Liu explains, ‘Tourism is focused on two areas: the Asian market which is more mature and easier to deal with as people are familiar with Taiwan, and the European and US markets.’ With the latter, the Tourism Bureau has been focusing on brand and image. Liu continues, ‘We want to make more US and European tourists aware of Taiwan and all it has to offer.’
The current tourism campaign has the slogan ‘Taiwan – The Heart of Asia.’ Liu explains, ‘Taiwan is the centre of Asia, not only for tourism, but also finance, business, industry and fine foods. It demonstrates that when people visit the island, they can see a little bit of lots of different aspects of both Asian and Chinese culture.’ He continues, ‘Due to its political situation, it has been difficult for Taiwan to present itself abroad and exchange information. But tourism promotion is free from political pressure and we really want to use tourism to let people know that Taiwan in an independent entity.’
Today, many people from the mainland (the People’s Republic of China) are choosing to travel to Taiwan: ‘Last year alone, we had 1.6 million tourists from the mainland, which is a great change, as Japanese tourists are usually the highest in numbers. But we also want to reach out to the whole world, rather than just focusing on Asia.’
CONTEMPORARY LEGEND THEATRE
Based in Taiwan, Contemporary Legend Theatre (CLT) is the avant-garde of traditional Peking Opera. Performing in venues around the world, the company integrates modern theatre into conventional performance style; a combination of music, song, mime, dance, impressive marshal arts and dazzling costumes. Repertoires have included innovative productions of traditional scripts such as Yin Yang River, new productions such as The Hidden Concubine, and adaptations of western classics, such as Shakespeare’s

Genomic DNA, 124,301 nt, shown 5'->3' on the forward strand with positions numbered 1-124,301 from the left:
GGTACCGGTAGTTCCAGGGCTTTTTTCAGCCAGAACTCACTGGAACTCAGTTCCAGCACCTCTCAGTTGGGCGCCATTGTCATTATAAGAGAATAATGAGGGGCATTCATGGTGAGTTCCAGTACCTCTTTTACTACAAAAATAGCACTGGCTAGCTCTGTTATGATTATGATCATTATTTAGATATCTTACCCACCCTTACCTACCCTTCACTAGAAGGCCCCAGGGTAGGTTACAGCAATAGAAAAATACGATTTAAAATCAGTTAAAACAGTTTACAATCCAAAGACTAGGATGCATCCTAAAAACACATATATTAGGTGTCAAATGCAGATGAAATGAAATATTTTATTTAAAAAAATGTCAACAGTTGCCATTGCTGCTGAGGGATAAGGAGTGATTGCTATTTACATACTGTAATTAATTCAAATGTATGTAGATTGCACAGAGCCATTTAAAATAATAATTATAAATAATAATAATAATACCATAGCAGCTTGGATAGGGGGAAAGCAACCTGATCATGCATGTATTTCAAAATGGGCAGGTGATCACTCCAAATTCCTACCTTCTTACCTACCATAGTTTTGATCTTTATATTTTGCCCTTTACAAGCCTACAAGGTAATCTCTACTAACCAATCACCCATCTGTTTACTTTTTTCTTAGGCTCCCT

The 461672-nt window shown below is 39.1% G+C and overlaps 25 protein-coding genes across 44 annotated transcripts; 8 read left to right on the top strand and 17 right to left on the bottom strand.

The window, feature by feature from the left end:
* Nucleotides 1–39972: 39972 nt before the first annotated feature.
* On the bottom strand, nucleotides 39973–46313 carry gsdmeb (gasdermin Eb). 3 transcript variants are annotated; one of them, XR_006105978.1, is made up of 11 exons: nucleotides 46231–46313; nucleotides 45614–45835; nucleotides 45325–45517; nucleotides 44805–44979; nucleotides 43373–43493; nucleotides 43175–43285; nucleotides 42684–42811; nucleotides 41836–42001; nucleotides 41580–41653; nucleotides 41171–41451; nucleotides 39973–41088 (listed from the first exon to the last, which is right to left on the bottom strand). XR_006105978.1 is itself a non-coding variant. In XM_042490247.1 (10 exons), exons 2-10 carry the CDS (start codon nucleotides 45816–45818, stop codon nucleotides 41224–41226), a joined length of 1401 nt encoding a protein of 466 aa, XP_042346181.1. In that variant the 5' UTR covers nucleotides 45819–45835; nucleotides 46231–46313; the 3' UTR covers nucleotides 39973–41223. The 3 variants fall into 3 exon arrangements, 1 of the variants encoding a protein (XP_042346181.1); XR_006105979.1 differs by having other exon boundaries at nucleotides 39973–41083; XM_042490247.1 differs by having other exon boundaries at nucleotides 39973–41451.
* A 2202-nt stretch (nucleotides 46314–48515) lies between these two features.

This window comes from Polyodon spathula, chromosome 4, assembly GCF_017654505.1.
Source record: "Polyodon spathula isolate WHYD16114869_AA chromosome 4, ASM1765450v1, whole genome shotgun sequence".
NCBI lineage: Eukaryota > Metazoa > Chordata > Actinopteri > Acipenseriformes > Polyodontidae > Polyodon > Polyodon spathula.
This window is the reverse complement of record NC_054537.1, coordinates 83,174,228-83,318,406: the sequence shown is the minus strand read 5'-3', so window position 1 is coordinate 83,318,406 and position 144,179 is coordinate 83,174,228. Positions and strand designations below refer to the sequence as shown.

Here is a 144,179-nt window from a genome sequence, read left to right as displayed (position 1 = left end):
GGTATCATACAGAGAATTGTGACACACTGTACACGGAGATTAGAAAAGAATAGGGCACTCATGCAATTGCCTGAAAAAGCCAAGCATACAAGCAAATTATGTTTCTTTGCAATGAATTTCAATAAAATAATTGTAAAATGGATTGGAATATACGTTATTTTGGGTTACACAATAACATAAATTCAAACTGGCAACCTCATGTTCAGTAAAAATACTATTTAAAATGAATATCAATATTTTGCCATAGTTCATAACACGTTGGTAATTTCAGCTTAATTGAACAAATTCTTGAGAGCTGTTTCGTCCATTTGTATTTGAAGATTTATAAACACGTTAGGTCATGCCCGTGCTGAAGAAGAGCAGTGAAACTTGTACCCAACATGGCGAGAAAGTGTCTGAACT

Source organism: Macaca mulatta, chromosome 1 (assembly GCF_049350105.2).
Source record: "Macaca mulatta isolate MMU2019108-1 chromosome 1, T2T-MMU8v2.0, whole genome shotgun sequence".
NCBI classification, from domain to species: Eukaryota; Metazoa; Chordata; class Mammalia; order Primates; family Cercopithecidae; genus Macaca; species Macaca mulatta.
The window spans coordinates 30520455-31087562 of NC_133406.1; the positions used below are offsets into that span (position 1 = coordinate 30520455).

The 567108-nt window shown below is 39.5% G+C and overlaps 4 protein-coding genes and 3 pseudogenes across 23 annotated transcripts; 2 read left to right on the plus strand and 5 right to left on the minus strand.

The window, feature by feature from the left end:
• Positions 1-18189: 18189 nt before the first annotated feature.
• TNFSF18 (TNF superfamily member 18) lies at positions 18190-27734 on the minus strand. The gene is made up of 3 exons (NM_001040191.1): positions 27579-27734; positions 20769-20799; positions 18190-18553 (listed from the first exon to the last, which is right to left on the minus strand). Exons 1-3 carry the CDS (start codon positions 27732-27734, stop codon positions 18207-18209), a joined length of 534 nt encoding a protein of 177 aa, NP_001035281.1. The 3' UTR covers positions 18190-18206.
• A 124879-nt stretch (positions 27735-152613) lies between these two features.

The Tempest and Samuel Beckett’s Waiting for Godot.
Diplomat caught up with the founder and current Artistic Director of the CLT, Wu Hsing-Kuo, to find out more about the acclaimed theatre.
Wu retells the origins of the CLT, founded in 1986, in the face of a decline in the opera’s popularity in the late 1980s. Believing that they needed ‘to do something radically new, or it was going to die out,’ Wu produced his first drama Kingdom of Desire, an adaptation of Macbeth. Despite the fact everyone worked unpaid, the first show was a complete sell-out, and the CLT has only grown in popularity and success since. He fondly recalls his first performance of Kingdom of Desire in the UK, for which he received rave reviews, returning recently to perform a rendition of King Lear as one of the headlining acts for the 2011 Edinburgh International Festival.
Today, Wu hopes to create a new generation of Peking Opera students to continue the customary art form that ‘requires a lifetime to learn.’ By integrating this art into modern theatre, (he is presently attempting to incorporate hip-hop into his work), he has created an exciting new spectacle that crosses cultural and generational boundaries. As The Guardian newspaper wrote, the CLT is ‘one of the best blends of Eastern and Western techniques.’ Believing ‘that drama helps its audience relate to the world around us’ the CLT is very much of its time, in this era of globalisation.